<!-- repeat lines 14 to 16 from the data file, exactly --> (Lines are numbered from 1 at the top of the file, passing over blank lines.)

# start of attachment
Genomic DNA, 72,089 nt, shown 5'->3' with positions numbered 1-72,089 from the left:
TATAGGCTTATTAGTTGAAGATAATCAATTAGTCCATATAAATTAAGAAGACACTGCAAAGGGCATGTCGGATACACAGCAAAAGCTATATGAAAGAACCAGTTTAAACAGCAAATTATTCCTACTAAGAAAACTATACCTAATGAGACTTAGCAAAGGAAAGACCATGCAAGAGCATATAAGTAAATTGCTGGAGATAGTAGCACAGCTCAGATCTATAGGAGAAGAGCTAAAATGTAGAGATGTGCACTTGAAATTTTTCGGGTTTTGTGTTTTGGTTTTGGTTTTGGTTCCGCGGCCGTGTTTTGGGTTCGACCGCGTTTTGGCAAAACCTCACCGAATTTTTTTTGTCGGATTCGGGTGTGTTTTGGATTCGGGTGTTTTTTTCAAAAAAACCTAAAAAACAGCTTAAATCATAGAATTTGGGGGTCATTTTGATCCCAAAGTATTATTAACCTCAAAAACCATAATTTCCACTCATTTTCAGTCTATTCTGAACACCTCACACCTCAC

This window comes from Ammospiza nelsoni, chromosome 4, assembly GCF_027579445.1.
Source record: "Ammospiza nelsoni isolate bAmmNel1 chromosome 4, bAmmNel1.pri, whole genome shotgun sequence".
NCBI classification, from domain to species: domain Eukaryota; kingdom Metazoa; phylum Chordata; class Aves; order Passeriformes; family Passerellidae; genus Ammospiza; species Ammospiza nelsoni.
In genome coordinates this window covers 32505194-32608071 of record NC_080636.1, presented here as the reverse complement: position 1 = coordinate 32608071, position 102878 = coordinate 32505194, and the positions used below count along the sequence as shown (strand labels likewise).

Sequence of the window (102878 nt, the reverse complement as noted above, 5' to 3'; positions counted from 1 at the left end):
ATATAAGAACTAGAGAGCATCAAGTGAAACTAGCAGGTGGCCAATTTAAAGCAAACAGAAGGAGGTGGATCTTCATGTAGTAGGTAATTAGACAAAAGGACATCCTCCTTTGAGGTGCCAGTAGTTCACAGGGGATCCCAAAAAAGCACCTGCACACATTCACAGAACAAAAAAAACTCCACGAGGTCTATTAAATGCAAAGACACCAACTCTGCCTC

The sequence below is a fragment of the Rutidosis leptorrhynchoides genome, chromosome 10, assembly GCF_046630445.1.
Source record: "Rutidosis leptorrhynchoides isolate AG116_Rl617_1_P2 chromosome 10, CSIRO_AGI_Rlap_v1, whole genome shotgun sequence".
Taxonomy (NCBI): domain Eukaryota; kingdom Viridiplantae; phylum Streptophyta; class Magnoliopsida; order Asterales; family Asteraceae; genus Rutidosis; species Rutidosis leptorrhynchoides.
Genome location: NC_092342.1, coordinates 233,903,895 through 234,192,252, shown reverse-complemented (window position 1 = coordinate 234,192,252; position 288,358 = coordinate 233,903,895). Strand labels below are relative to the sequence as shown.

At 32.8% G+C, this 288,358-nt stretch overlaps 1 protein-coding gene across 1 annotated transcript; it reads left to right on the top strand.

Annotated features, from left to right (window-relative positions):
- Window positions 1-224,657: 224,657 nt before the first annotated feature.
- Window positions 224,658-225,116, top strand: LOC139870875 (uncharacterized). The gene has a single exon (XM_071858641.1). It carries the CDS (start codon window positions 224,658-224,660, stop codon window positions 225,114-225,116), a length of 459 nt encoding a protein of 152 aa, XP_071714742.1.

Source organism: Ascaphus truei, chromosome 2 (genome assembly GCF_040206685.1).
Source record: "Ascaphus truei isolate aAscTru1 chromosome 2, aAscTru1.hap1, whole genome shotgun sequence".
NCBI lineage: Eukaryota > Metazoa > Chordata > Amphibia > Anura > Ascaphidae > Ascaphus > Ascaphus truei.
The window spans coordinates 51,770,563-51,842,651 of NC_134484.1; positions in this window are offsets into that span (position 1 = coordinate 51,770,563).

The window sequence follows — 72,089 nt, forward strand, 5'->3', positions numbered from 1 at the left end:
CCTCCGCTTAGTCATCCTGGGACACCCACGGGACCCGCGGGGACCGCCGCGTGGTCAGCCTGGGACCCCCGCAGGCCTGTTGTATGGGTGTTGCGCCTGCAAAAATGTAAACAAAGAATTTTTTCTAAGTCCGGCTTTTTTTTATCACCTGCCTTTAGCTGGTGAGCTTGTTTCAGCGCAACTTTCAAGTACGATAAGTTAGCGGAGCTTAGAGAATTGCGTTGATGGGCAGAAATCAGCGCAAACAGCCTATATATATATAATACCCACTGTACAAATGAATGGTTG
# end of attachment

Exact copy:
Annotated features, from left to right (window-relative positions):
- Window positions 1-224,657: 224,657 nt before the first annotated feature.
- Window positions 224,658-225,116, top strand: LOC139870875 (uncharacterized). The gene has a single exon (XM_071858641.1). It carries the CDS (start codon window positions 224,658-224,660, stop codon window positions 225,114-225,116), a length of 459 nt encoding a protein of 152 aa, XP_071714742.1.